My first foray into the sport of curling prevented me from watching yesterday's action at Gulfstream Park, but thanks to the power of the DVR, I was able to catch up on off of yesterday's action. Here are some thoughts on the two big races of the day.
Gulfstream Park Turf Handicap (Chart)
That was an interesting race, wasn't it?
The story of the day at Gulfstream on Saturday was the ride by Joel Rosario on heavily favored Animal Kindgom in the Gulfstream Park Turf Handicap. Sensing that the pace was a crawl on the frontend, along with a 108 foot rail which typically helps speed on the Gulfstream turf course, Rosario made the smart decision to move Animal Kingdom closer to the leaders son the backstretch in order to get into a better running position.
Watching the race unfold, I thought Rosario's initial decision to move Animal Kingdom was a good one; the pace was brutally slow and if he'd kept the Derby winner at the back of the pack, he had very little chance at making up ground on the leaders in the stretch. On the other hand, there's a fine line between moving your horse into position and being overaggressive.
Instead of being content to sit just off the leaders (and perhaps just off of Point of Entry's hip pocket), Animal Kingdom was moved to the rail and the lead, where he was summarily pressured to his outside by Salto (IRE). Salto is a quality horse, perhaps not a graded stakes winner, but he's not a 50/1 cheap speed horse that's going to wilt at the first sign of a challenge.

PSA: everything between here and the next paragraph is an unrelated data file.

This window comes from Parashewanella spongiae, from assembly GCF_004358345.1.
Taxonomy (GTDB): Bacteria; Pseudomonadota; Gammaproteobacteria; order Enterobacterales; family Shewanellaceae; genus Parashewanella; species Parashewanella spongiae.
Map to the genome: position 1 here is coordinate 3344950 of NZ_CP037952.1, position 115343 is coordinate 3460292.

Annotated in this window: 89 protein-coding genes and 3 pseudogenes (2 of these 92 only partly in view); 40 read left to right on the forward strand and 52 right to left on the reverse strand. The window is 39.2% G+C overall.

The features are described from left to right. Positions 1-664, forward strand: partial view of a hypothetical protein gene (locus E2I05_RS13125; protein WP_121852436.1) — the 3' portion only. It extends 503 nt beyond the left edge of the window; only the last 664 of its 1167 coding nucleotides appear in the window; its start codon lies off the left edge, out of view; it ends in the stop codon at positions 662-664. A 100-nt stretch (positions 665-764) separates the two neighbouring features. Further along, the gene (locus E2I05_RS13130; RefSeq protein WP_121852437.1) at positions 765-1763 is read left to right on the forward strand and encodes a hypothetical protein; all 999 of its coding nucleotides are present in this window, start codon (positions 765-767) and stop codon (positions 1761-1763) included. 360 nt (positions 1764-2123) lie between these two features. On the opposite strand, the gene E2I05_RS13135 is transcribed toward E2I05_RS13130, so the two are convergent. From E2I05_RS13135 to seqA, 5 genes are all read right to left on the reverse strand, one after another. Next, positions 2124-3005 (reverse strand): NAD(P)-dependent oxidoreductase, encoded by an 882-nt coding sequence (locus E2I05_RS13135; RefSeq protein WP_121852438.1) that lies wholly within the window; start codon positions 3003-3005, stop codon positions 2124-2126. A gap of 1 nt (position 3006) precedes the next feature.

So Rosario sticks Animal Kingdom right in to the inside of a horse that has the ability to put pressure right back onto his mount. That's a move that just doesn't make sense to me. The move to get near the lead and in a better stalking position? Yeah, that makes sense. Sticking the horse down on the inside of the speed? That's debatable.
Apart from the decision making of Rosario was the quality race by Point of Entry at a distance that probably isn't his best. If not for a tough luck second to Little Mike in the Breeders' Cup Turf, Point of Entry would be riding a seven race winning streak that includes five straight Grade 1 victories. That's a hell of a run by Point of Entry.
The Trakus splits provide a window into the slow early/very fast late pace scenario from the GP Turf Handicap:
|Point of Entry||25.30||50.72||73.32||95.71||107.00|
|Point of Entry||25.30||25.42||22.60||22.39||11.29|
Donn Handicap (Chart)
Well, how about Graydar? There's no need to look at any tactics because this colt just went to the front and ran his competition into the ground. And Graydar didn't get away with a snail's pace on the front end, the opening splits were a legit 23.12 and 46.87 for the half. If we take a look at all the pace of the other dirt races on Saturday's card (chart below) we can see that the Donn pace fits in fairly well, especially considering the distance. The three-quarters split of 1:10.59 was about a second and a half slower than the pace of the GP Sprint the race before.
Prior to the Donn my thoughts on Graydar were that he had the talent to win but would need to "step up his game" versus this kind of field to have a shot at winning. I also had concerns with Prado in the irons but all he had to do was point Graydar in the right direct; that was a big-time effort.